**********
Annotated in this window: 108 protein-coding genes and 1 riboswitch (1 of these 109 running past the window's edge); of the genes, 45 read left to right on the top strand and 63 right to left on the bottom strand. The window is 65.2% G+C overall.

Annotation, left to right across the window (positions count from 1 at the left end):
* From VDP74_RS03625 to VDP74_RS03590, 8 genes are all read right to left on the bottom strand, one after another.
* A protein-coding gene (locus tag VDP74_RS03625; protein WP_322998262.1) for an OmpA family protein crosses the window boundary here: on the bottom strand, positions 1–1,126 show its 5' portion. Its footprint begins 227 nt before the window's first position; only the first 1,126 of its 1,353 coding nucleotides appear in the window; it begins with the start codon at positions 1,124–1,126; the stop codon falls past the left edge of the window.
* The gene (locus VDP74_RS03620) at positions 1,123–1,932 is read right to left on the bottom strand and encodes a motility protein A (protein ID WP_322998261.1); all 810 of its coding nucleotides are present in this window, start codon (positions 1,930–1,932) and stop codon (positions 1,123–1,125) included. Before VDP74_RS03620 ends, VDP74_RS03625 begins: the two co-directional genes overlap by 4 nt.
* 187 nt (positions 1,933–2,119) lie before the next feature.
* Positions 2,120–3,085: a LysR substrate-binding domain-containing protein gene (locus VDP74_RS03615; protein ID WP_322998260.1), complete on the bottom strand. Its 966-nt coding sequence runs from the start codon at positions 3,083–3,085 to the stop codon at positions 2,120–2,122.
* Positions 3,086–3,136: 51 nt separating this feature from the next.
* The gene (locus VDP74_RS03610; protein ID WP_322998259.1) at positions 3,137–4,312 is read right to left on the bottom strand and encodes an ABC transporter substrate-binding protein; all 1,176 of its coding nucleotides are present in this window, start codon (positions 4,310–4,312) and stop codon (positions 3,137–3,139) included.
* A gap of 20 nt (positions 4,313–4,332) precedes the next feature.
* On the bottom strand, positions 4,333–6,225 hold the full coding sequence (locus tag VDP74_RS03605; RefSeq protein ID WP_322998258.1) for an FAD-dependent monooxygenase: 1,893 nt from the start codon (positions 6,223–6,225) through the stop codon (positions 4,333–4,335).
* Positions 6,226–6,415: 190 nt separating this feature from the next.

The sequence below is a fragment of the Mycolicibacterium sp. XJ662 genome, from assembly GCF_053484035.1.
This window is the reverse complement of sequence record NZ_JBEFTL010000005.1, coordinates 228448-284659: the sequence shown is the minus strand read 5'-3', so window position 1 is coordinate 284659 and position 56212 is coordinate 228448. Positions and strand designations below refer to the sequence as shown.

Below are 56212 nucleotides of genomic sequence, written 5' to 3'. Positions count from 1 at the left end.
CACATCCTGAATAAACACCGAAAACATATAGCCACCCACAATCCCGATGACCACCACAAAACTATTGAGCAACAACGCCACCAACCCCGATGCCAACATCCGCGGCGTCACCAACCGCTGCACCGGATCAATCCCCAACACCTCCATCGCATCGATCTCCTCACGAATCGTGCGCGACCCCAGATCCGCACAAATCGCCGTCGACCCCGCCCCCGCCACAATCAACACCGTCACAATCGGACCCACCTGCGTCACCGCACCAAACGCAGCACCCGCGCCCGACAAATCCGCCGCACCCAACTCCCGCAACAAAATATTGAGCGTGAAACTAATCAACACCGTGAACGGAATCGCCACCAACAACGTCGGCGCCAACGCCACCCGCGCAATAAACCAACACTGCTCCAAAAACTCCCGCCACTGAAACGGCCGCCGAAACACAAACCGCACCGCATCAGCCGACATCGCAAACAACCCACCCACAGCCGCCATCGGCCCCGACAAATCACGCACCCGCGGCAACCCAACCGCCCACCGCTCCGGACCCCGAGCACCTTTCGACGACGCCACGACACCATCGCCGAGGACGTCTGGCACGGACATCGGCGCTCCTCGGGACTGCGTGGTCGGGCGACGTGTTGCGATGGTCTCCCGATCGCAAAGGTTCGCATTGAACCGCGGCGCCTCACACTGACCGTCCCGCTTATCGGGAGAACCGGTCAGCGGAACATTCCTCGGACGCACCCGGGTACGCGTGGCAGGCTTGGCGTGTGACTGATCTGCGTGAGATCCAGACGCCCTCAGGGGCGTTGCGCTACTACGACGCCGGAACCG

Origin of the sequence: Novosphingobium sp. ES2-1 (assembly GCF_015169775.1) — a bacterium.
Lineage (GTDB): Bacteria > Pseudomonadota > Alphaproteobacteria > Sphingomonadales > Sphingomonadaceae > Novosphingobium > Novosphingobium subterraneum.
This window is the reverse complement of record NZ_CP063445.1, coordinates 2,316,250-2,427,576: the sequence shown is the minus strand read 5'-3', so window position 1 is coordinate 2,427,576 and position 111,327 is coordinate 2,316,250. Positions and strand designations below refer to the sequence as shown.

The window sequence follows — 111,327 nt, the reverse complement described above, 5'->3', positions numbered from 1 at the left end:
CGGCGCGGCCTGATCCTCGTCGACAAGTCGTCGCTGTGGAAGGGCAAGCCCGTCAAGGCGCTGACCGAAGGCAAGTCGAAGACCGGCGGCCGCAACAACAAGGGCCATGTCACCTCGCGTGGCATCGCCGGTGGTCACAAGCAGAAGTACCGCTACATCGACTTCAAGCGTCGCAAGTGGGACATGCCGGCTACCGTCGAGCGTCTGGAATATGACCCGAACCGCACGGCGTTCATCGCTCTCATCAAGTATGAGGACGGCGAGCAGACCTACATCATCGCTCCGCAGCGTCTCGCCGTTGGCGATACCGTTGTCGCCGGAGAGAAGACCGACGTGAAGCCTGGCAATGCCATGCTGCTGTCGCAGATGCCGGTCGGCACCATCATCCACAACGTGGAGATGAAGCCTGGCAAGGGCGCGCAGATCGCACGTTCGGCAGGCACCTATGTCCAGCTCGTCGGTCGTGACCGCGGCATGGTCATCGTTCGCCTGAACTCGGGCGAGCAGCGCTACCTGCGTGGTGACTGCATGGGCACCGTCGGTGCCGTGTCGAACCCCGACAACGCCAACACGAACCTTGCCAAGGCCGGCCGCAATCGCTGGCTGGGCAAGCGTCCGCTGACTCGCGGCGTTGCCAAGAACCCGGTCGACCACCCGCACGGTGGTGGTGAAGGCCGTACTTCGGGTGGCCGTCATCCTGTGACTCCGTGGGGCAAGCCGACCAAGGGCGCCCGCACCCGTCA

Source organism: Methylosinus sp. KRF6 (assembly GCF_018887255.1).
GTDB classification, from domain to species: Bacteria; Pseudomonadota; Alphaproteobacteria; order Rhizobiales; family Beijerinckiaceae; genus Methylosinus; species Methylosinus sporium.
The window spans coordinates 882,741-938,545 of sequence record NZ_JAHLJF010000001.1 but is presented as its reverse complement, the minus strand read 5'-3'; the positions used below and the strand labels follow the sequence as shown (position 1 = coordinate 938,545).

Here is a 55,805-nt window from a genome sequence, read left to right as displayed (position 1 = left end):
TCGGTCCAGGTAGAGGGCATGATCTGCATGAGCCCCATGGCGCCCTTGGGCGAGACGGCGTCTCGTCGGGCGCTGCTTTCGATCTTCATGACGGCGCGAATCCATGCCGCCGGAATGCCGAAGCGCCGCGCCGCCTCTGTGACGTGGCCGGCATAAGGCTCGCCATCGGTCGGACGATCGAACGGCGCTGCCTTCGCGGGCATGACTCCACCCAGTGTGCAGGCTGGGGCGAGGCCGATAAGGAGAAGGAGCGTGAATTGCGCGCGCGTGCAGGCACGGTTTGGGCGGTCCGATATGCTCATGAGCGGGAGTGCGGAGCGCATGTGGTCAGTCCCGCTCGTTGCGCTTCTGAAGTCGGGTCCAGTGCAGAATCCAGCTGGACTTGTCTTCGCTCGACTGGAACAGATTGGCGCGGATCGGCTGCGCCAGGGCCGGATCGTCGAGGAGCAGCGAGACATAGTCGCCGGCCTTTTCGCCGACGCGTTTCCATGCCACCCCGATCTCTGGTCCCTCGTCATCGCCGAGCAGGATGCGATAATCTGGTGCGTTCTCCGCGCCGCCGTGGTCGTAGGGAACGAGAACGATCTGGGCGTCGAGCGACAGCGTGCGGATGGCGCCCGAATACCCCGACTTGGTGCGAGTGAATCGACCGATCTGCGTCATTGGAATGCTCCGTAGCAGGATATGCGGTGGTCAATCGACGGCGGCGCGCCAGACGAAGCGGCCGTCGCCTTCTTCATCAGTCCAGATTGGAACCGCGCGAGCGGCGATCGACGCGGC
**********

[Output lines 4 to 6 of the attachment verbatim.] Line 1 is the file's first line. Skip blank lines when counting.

* A protein-coding gene (locus tag VDP74_RS03625; protein WP_322998262.1) for an OmpA family protein crosses the window boundary here: on the bottom strand, positions 1–1,126 show its 5' portion. Its footprint begins 227 nt before the window's first position; only the first 1,126 of its 1,353 coding nucleotides appear in the window; it begins with the start codon at positions 1,124–1,126; the stop codon falls past the left edge of the window.
* The gene (locus VDP74_RS03620) at positions 1,123–1,932 is read right to left on the bottom strand and encodes a motility protein A (protein ID WP_322998261.1); all 810 of its coding nucleotides are present in this window, start codon (positions 1,930–1,932) and stop codon (positions 1,123–1,125) included. Before VDP74_RS03620 ends, VDP74_RS03625 begins: the two co-directional genes overlap by 4 nt.
* 187 nt (positions 1,933–2,119) lie before the next feature.